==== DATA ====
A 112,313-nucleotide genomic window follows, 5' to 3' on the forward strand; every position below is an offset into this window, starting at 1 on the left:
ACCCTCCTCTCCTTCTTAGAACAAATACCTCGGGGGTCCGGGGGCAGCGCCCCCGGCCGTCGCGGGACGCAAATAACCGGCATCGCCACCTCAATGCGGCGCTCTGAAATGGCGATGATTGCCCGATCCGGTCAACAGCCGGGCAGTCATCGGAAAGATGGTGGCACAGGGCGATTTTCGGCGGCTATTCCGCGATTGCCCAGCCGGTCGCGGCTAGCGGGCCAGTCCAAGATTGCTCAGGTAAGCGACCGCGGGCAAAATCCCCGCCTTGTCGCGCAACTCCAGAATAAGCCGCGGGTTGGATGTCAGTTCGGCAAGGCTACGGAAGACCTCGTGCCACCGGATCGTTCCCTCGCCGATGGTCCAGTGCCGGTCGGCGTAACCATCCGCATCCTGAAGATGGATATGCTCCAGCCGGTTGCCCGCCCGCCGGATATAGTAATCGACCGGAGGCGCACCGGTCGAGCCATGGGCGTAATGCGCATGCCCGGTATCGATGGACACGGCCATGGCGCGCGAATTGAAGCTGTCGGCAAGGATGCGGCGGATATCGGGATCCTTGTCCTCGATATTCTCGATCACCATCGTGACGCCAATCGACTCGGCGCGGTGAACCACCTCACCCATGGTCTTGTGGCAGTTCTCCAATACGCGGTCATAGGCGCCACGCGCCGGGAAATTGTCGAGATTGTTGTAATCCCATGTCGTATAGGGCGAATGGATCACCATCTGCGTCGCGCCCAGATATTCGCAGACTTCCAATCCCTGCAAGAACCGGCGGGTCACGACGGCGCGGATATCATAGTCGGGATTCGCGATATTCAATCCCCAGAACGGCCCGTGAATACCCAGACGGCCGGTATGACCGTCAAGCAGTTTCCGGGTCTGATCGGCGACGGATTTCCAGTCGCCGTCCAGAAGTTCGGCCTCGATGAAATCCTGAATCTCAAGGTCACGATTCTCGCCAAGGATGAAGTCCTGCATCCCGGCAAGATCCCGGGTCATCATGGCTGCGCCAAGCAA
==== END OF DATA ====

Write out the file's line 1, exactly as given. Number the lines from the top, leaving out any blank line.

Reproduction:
A 112,313-nucleotide genomic window follows, 5' to 3' on the forward strand; every position below is an offset into this window, starting at 1 on the left: